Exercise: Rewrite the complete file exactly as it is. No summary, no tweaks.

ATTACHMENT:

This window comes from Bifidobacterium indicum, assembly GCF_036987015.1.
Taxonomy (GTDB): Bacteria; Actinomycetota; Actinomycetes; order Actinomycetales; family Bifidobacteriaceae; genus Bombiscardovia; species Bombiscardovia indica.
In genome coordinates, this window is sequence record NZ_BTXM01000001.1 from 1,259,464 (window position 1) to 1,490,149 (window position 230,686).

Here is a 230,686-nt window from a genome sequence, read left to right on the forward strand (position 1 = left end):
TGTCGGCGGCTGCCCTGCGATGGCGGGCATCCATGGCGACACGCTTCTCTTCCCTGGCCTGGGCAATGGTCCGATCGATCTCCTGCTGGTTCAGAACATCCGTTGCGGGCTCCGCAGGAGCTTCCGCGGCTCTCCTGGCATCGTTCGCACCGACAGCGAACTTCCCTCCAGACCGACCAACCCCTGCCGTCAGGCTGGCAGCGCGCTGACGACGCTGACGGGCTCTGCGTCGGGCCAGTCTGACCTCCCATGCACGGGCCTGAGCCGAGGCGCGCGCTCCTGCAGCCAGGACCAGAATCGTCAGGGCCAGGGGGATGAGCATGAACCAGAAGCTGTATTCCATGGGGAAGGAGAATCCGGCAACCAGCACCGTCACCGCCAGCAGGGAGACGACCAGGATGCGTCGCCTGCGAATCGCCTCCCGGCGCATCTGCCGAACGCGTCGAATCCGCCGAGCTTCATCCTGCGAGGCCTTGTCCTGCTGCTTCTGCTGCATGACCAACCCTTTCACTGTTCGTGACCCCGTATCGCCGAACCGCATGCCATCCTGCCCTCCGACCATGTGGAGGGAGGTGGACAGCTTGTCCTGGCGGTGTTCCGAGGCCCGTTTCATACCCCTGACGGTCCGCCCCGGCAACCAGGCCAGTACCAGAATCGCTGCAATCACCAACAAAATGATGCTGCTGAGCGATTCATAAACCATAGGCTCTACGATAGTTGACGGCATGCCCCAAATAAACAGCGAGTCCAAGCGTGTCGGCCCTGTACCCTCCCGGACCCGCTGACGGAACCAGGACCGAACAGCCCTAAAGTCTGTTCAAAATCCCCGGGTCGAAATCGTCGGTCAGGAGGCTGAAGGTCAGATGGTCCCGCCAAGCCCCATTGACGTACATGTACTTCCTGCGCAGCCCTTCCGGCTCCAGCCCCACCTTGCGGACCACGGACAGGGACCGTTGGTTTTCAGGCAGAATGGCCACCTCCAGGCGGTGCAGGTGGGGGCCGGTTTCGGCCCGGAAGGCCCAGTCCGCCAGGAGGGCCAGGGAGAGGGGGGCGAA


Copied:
This window comes from Bifidobacterium indicum, assembly GCF_036987015.1.
Taxonomy (GTDB): Bacteria; Actinomycetota; Actinomycetes; order Actinomycetales; family Bifidobacteriaceae; genus Bombiscardovia; species Bombiscardovia indica.
In genome coordinates, this window is sequence record NZ_BTXM01000001.1 from 1,259,464 (window position 1) to 1,490,149 (window position 230,686).

Here is a 230,686-nt window from a genome sequence, read left to right on the forward strand (position 1 = left end):
TGTCGGCGGCTGCCCTGCGATGGCGGGCATCCATGGCGACACGCTTCTCTTCCCTGGCCTGGGCAATGGTCCGATCGATCTCCTGCTGGTTCAGAACATCCGTTGCGGGCTCCGCAGGAGCTTCCGCGGCTCTCCTGGCATCGTTCGCACCGACAGCGAACTTCCCTCCAGACCGACCAACCCCTGCCGTCAGGCTGGCAGCGCGCTGACGACGCTGACGGGCTCTGCGTCGGGCCAGTCTGACCTCCCATGCACGGGCCTGAGCCGAGGCGCGCGCTCCTGCAGCCAGGACCAGAATCGTCAGGGCCAGGGGGATGAGCATGAACCAGAAGCTGTATTCCATGGGGAAGGAGAATCCGGCAACCAGCACCGTCACCGCCAGCAGGGAGACGACCAGGATGCGTCGCCTGCGAATCGCCTCCCGGCGCATCTGCCGAACGCGTCGAATCCGCCGAGCTTCATCCTGCGAGGCCTTGTCCTGCTGCTTCTGCTGCATGACCAACCCTTTCACTGTTCGTGACCCCGTATCGCCGAACCGCATGCCATCCTGCCCTCCGACCATGTGGAGGGAGGTGGACAGCTTGTCCTGGCGGTGTTCCGAGGCCCGTTTCATACCCCTGACGGTCCGCCCCGGCAACCAGGCCAGTACCAGAATCGCTGCAATCACCAACAAAATGATGCTGCTGAGCGATTCATAAACCATAGGCTCTACGATAGTTGACGGCATGCCCCAAATAAACAGCGAGTCCAAGCGTGTCGGCCCTGTACCCTCCCGGACCCGCTGACGGAACCAGGACCGAACAGCCCTAAAGTCTGTTCAAAATCCCCGGGTCGAAATCGTCGGTCAGGAGGCTGAAGGTCAGATGGTCCCGCCAAGCCCCATTGACGTACATGTACTTCCTGCGCAGCCCTTCCGGCTCCAGCCCCACCTTGCGGACCACGGACAGGGACCGTTGGTTTTCAGGCAGAATGGCCACCTCCAGGCGGTGCAGGTGGGGGCCGGTTTCGGCCCGGAAGGCCCAGTCCGCCAGGAGGGCCAGGGAGAGGGGGGCGAA